She hated the fact I would rather read than watch game shows with her. She complained she was lonely. I bought her a ceramic parrot and some paint. Mr. thoughtful.

Our daughter was born in the county hospital, on the dole, as I had no insurance. A few weeks later she and our baby were headed back to her Mom's. I had a plan.
The idea came to me one day after our daughter was born and I tried to envision the next eighteen years in a dead marriage, being Joe Lunch bucket, hating life. Nope. No sir. Not for me.

I needed some distance and a way to make good money. I was sitting by my mother's pool working on the tan reading a National Geographic. There was an article on the Alaskan pipeline boom. That was it. Alaska...a new start, the real frontier, filled with individualists singing the lumberjack song. Okay, maybe not but it was as far as I could get without a passport.

I toyed with the idea of joining the French Foreign Legion instead. Flipped a coin, and it landed on Alaska. Maybe I could learn how to be a husband and a father while I was there. As I was clueless on both these fronts, any idea seemed to be a good one.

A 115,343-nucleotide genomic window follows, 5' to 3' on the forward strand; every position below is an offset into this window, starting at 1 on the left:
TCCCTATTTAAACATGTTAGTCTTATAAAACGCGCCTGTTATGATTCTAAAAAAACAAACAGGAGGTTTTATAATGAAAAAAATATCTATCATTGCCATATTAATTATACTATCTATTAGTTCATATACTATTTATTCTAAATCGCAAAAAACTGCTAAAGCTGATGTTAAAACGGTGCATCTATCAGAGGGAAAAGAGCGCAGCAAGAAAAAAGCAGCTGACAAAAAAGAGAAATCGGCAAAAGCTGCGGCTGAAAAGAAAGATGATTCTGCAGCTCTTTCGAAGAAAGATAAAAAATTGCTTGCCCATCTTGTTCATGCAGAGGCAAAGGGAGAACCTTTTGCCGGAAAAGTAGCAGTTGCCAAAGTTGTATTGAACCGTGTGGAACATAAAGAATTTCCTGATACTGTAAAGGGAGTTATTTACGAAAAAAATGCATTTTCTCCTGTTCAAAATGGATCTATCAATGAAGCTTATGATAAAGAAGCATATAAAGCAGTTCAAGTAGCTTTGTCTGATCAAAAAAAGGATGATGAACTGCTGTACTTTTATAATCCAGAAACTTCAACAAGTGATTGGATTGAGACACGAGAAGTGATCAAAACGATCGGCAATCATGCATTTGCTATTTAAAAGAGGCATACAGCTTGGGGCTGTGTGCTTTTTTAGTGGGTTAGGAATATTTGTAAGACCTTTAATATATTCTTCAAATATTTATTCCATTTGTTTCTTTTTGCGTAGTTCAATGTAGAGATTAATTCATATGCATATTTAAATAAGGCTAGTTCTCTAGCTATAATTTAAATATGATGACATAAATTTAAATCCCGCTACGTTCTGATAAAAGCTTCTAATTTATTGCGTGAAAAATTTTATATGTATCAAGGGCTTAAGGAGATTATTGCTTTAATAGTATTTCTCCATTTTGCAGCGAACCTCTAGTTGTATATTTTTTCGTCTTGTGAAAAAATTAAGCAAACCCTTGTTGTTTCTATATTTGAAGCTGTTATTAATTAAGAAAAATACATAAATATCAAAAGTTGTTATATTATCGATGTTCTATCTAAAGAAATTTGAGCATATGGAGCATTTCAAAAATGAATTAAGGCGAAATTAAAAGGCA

I herded them onto a bus and began preparing for my departure. First stop-The Army Navy store-...if I looked like I knew what I was doing, how could this possibly go wrong...

Wednesday, August 13, 2008

A note on parenting...

A woman knows all about her children. She knows about dentist appointments, soccer games, romances, best friends, location of friend's houses, favorite foods, secret fears and hopes and dreams. A man is vaguely aware of some short people living in the house.

Bobo goes to Dallas

Prior to my ex-wife arriving in Dallas, I had rented a small duplex. Living alone and drinking can get lonely and one-night stands just too much work so the idea of a pet began to germinate in my head. A dog? Cat? No...didn't really say 'me'. One Sunday I was drinking the heart out of a lovely morning and meandering through the classifieds when I saw it. The ad for the monkey. The bells and whistles went off and I just knew this was a genius idea. Brilliant!